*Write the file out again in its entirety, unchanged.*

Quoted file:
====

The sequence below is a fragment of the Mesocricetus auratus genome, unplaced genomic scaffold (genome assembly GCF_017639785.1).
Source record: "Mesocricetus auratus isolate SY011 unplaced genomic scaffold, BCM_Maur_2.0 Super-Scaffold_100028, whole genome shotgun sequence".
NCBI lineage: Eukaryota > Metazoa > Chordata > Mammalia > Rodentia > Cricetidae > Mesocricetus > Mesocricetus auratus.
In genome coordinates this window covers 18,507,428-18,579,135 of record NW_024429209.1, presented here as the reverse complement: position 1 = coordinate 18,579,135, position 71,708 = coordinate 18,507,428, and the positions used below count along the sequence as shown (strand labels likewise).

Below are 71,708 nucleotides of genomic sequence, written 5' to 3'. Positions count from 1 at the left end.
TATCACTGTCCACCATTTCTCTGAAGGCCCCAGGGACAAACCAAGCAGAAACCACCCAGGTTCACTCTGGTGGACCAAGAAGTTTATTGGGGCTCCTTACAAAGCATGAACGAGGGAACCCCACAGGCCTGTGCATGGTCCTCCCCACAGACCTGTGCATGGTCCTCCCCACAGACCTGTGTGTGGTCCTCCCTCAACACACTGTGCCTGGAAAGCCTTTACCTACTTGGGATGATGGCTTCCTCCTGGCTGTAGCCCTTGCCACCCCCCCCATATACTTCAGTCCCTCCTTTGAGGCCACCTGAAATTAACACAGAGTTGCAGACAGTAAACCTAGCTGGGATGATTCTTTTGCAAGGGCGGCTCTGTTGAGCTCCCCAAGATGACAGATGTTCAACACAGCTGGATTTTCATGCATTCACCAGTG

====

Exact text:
The sequence below is a fragment of the Mesocricetus auratus genome, unplaced genomic scaffold (genome assembly GCF_017639785.1).
Source record: "Mesocricetus auratus isolate SY011 unplaced genomic scaffold, BCM_Maur_2.0 Super-Scaffold_100028, whole genome shotgun sequence".
NCBI lineage: Eukaryota > Metazoa > Chordata > Mammalia > Rodentia > Cricetidae > Mesocricetus > Mesocricetus auratus.
In genome coordinates this window covers 18,507,428-18,579,135 of record NW_024429209.1, presented here as the reverse complement: position 1 = coordinate 18,579,135, position 71,708 = coordinate 18,507,428, and the positions used below count along the sequence as shown (strand labels likewise).

Below are 71,708 nucleotides of genomic sequence, written 5' to 3'. Positions count from 1 at the left end.
TATCACTGTCCACCATTTCTCTGAAGGCCCCAGGGACAAACCAAGCAGAAACCACCCAGGTTCACTCTGGTGGACCAAGAAGTTTATTGGGGCTCCTTACAAAGCATGAACGAGGGAACCCCACAGGCCTGTGCATGGTCCTCCCCACAGACCTGTGCATGGTCCTCCCCACAGACCTGTGTGTGGTCCTCCCTCAACACACTGTGCCTGGAAAGCCTTTACCTACTTGGGATGATGGCTTCCTCCTGGCTGTAGCCCTTGCCACCCCCCCCATATACTTCAGTCCCTCCTTTGAGGCCACCTGAAATTAACACAGAGTTGCAGACAGTAAACCTAGCTGGGATGATTCTTTTGCAAGGGCGGCTCTGTTGAGCTCCCCAAGATGACAGATGTTCAACACAGCTGGATTTTCATGCATTCACCAGTG